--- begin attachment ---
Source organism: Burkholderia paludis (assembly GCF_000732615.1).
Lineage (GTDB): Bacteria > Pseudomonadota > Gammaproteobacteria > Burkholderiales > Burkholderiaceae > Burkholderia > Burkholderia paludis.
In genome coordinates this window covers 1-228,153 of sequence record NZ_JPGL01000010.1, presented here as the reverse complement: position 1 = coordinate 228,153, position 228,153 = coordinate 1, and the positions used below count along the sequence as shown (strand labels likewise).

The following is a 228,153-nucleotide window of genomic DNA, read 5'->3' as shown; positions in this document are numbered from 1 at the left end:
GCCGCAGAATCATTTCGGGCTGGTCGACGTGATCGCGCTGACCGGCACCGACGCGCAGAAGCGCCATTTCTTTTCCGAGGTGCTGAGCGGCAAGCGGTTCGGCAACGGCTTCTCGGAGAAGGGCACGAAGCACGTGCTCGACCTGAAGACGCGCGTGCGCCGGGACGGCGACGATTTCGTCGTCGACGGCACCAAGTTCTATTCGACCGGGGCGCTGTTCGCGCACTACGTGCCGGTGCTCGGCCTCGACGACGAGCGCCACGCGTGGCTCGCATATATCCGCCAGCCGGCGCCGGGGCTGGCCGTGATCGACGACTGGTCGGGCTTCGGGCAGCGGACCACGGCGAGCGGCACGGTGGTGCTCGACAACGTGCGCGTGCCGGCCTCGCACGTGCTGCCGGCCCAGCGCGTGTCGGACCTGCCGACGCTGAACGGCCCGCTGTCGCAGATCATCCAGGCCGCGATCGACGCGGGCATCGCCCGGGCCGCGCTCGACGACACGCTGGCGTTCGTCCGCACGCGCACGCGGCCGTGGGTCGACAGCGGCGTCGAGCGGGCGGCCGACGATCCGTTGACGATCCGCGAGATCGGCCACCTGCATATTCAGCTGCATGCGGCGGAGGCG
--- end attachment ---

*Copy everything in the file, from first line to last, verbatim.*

Source organism: Burkholderia paludis (assembly GCF_000732615.1).
Lineage (GTDB): Bacteria > Pseudomonadota > Gammaproteobacteria > Burkholderiales > Burkholderiaceae > Burkholderia > Burkholderia paludis.
In genome coordinates this window covers 1-228,153 of sequence record NZ_JPGL01000010.1, presented here as the reverse complement: position 1 = coordinate 228,153, position 228,153 = coordinate 1, and the positions used below count along the sequence as shown (strand labels likewise).

The following is a 228,153-nucleotide window of genomic DNA, read 5'->3' as shown; positions in this document are numbered from 1 at the left end:
GCCGCAGAATCATTTCGGGCTGGTCGACGTGATCGCGCTGACCGGCACCGACGCGCAGAAGCGCCATTTCTTTTCCGAGGTGCTGAGCGGCAAGCGGTTCGGCAACGGCTTCTCGGAGAAGGGCACGAAGCACGTGCTCGACCTGAAGACGCGCGTGCGCCGGGACGGCGACGATTTCGTCGTCGACGGCACCAAGTTCTATTCGACCGGGGCGCTGTTCGCGCACTACGTGCCGGTGCTCGGCCTCGACGACGAGCGCCACGCGTGGCTCGCATATATCCGCCAGCCGGCGCCGGGGCTGGCCGTGATCGACGACTGGTCGGGCTTCGGGCAGCGGACCACGGCGAGCGGCACGGTGGTGCTCGACAACGTGCGCGTGCCGGCCTCGCACGTGCTGCCGGCCCAGCGCGTGTCGGACCTGCCGACGCTGAACGGCCCGCTGTCGCAGATCATCCAGGCCGCGATCGACGCGGGCATCGCCCGGGCCGCGCTCGACGACACGCTGGCGTTCGTCCGCACGCGCACGCGGCCGTGGGTCGACAGCGGCGTCGAGCGGGCGGCCGACGATCCGTTGACGATCCGCGAGATCGGCCACCTGCATATTCAGCTGCATGCGGCGGAGGCG